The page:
Muffin to Fear by Victoria Hamilton first grabbed my attention on the shelf because a) it's a cozy mystery and b) it involved a ghost hunting TV team coming to the protagonist's inherited castle (Also because it was an entry in the series from 2017 and in such great shape for only costing me $1 at the thrift store!). Merry Wynter, newly married baker, returns to her home, Wynter Castle, to discover her best friend Pish hosting the cast and crew of Haunt Hunt, a paranormal investigation television show. They are at the castle to film because they feel the many murders that have occurred there have a strong possibility of having left some residual spirits lurking. But this is a group with a lot of residual drama lurking among themselves, which will out itself in homicide.

The first few pages I wasn't really sure I was going to enjoy this book, namely because Hamilton got so caught up in dropping unsubtle innuendos about the narrator's honeymoon. But once the characters got back to the castle, and the drama with the ghost hunters began, I was hooked. I'm always in it for the mystery (and I'm also fascinated by the paranormal and paranormal investigation teams), and this was a good, gripping mystery. I didn't even notice how long it took to get to the first murder, because the dramatics were building up so fascinatingly.

The reoccurring cast of characters and the strength of the plot means I will definitely be coming back for more of this series!

Wednesday, February 21, 2018

Review: The Wolf

In Wolf, readers meet Jessica James, a graduate student with a nightmare of an adviser, who stumbles on his dead body after he refuses to give her back her thesis. This draws her into a web of conspiracy on campus and a case of missing paintings, leading her into contact with frat boys and the Russian Mafia alike.

My favorite thing about this book was the cast of strong female characters. This is a group of women who do things on their own terms, who refuse to be held back or to bow down to anyone. They look out for each other and for other women, all while kicking butt and taking names.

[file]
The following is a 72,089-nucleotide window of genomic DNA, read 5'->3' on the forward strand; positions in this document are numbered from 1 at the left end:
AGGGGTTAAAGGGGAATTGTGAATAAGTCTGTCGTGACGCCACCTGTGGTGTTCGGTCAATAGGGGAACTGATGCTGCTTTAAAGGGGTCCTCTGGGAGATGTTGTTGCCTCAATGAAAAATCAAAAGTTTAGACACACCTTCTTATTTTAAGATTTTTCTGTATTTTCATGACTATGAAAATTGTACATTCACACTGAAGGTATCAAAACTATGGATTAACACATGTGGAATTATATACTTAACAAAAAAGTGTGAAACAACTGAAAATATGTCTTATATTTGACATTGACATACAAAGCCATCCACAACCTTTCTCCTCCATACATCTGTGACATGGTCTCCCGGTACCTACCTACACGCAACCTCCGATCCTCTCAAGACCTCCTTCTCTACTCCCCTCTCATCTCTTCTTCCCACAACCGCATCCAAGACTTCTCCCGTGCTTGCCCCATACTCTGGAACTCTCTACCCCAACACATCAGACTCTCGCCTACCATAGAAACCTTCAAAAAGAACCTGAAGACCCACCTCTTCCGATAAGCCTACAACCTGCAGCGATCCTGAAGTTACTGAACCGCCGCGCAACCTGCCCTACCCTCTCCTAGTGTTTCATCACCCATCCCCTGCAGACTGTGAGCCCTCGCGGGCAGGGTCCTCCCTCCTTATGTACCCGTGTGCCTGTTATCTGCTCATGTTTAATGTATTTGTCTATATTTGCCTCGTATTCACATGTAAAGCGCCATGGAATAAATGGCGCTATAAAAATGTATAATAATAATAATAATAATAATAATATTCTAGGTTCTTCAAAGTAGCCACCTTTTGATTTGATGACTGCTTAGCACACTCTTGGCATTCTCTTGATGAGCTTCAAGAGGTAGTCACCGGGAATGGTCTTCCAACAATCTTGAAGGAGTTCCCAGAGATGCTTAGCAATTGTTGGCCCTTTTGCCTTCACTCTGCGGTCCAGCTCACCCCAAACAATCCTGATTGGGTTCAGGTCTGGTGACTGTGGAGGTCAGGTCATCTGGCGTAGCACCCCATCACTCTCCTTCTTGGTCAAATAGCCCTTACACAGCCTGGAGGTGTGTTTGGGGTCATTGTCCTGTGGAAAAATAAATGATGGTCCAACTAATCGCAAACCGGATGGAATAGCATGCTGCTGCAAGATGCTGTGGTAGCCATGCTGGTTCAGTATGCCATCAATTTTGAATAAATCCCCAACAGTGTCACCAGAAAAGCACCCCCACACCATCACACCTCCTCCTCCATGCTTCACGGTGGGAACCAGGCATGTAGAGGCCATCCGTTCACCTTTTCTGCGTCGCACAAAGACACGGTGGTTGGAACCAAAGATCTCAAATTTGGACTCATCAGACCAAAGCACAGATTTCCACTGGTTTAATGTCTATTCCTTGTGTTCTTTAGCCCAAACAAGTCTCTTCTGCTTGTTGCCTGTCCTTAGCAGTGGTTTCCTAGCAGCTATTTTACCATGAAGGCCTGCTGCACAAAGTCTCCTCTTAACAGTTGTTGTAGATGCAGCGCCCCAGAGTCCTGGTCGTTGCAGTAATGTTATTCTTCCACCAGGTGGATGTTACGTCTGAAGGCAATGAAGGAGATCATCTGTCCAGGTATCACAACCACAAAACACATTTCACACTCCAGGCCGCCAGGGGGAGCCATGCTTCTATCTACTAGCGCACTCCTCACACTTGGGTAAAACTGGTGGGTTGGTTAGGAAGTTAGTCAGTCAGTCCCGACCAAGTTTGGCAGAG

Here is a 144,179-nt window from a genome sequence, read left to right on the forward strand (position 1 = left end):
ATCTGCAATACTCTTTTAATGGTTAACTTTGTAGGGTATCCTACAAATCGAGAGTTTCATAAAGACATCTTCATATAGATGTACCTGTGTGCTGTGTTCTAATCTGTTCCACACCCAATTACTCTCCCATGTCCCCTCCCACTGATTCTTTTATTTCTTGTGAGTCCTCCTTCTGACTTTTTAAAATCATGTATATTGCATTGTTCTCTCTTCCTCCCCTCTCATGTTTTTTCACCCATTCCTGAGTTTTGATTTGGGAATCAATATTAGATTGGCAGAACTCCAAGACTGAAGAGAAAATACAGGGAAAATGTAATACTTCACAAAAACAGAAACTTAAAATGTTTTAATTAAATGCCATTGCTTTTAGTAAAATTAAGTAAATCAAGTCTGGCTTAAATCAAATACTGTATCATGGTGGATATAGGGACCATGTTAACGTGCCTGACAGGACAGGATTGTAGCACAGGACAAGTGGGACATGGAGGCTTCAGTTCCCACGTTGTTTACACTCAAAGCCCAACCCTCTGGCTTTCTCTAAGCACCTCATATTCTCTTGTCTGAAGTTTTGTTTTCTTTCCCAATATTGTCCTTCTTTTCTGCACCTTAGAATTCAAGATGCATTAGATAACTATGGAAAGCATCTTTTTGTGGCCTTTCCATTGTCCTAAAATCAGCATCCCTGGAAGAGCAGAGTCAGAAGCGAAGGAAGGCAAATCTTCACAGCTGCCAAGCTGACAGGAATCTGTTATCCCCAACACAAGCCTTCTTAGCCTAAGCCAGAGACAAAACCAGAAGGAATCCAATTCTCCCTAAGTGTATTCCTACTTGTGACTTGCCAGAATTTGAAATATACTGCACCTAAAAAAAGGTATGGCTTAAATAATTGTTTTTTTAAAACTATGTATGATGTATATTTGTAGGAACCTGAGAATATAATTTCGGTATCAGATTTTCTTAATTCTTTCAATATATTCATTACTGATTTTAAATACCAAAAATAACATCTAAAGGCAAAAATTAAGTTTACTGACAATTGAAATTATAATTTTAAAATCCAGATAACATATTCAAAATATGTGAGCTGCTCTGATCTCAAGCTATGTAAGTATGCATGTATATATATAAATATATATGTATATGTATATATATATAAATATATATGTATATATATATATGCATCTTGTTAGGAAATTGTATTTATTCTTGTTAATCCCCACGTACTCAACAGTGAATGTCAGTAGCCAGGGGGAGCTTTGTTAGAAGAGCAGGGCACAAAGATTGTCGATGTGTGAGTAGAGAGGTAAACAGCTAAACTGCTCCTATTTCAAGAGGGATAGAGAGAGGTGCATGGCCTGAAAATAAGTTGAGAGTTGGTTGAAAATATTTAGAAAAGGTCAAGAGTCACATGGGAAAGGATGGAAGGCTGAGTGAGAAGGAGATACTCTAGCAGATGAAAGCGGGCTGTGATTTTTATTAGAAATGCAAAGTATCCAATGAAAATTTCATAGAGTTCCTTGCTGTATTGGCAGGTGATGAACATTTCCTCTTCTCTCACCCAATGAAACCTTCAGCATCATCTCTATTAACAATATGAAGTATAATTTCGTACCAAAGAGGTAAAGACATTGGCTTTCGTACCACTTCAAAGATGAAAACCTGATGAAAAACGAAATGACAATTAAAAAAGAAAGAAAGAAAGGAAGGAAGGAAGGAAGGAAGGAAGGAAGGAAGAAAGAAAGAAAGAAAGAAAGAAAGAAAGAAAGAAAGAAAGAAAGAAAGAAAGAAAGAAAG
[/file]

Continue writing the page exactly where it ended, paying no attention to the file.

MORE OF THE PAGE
This is also a funny mystery, which I always enjoy. Oliver throws in everything and the kitchen sink, and it works because she uses an irreverent tone when writing about the society she has placed her characters in.

This is a unique mystery, with unique characters that are a lot of fun to spend some time with.

Friday, February 16, 2018

Review: A Whisper of Bones

Title: A Whisper of Bones
Author: Ellen Hart
Publication Date: February 27, 2018
Genre: Mystery
Recommended If You Like: family drama, LGBTQ+ main characters, secrets from the past

I received an ARC of this book from the publisher in exchange for an honest review. This did not affect my opinion of the book or my review itself.

The Book:

What do you do when you remember someone from your childhood, but your family denies that he ever existed? In Britt Ickles' case, you hire Jane Lawless, private investigator. Jane starts on the case, but a set of bones found in a garage after a mysterious fire complicates matters even further.

What I Liked:

Jane is a compelling main character. She is smart and resourceful, but still human, as she tries to figure out what she should do about an ex-love who now is back in her world due to a life-threatening illness.

I also love the premise. The idea of someone denying the existence of a person that you absolutely remember is really eerie, and makes me want to know more.

Anything I Didn't Like?

Hart just tries to fit too much in. There is so much going on, so many subplots, that the mystery suffers. I felt like the solution to the mystery was telegraphed too early, so there wasn't really a lot of suspense. And while I appreciated one of the twists, there was just so many stories flying at me simultaneously that it got sort of lost in the crowd.


This is by no means a bad book, it's an okay book with a lot of potential that never got realized. I think if Hart had decided what the focus was, and built from there, the book would have been a lot stronger.